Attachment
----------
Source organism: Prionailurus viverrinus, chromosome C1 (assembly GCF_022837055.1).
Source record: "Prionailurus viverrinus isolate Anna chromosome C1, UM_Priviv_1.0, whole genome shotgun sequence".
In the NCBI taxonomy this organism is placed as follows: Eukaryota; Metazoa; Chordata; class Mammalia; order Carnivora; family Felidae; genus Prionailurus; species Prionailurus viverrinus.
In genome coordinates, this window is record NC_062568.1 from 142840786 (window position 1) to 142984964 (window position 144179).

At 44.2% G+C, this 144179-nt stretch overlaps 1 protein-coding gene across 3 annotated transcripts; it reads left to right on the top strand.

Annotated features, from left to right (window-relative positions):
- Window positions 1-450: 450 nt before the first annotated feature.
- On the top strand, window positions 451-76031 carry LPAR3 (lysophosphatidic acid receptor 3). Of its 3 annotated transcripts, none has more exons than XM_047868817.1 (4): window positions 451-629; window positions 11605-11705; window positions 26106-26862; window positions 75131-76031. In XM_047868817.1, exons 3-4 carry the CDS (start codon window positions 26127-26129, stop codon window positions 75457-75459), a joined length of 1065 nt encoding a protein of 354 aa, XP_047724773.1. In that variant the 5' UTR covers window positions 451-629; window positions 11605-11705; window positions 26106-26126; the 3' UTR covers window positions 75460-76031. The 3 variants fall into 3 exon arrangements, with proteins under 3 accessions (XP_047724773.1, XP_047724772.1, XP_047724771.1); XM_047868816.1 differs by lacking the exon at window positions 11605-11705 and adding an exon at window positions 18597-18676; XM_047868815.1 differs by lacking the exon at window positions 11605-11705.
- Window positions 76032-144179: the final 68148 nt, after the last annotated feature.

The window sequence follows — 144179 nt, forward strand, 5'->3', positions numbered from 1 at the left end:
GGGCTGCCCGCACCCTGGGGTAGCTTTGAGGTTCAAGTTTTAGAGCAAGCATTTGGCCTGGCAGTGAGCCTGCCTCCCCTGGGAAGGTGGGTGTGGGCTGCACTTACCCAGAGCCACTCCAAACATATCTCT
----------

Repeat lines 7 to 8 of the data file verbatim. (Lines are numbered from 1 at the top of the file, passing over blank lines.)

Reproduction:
- Window positions 1-450: 450 nt before the first annotated feature.
- On the top strand, window positions 451-76031 carry LPAR3 (lysophosphatidic acid receptor 3). Of its 3 annotated transcripts, none has more exons than XM_047868817.1 (4): window positions 451-629; window positions 11605-11705; window positions 26106-26862; window positions 75131-76031. In XM_047868817.1, exons 3-4 carry the CDS (start codon window positions 26127-26129, stop codon window positions 75457-75459), a joined length of 1065 nt encoding a protein of 354 aa, XP_047724773.1. In that variant the 5' UTR covers window positions 451-629; window positions 11605-11705; window positions 26106-26126; the 3' UTR covers window positions 75460-76031. The 3 variants fall into 3 exon arrangements, with proteins under 3 accessions (XP_047724773.1, XP_047724772.1, XP_047724771.1); XM_047868816.1 differs by lacking the exon at window positions 11605-11705 and adding an exon at window positions 18597-18676; XM_047868815.1 differs by lacking the exon at window positions 11605-11705.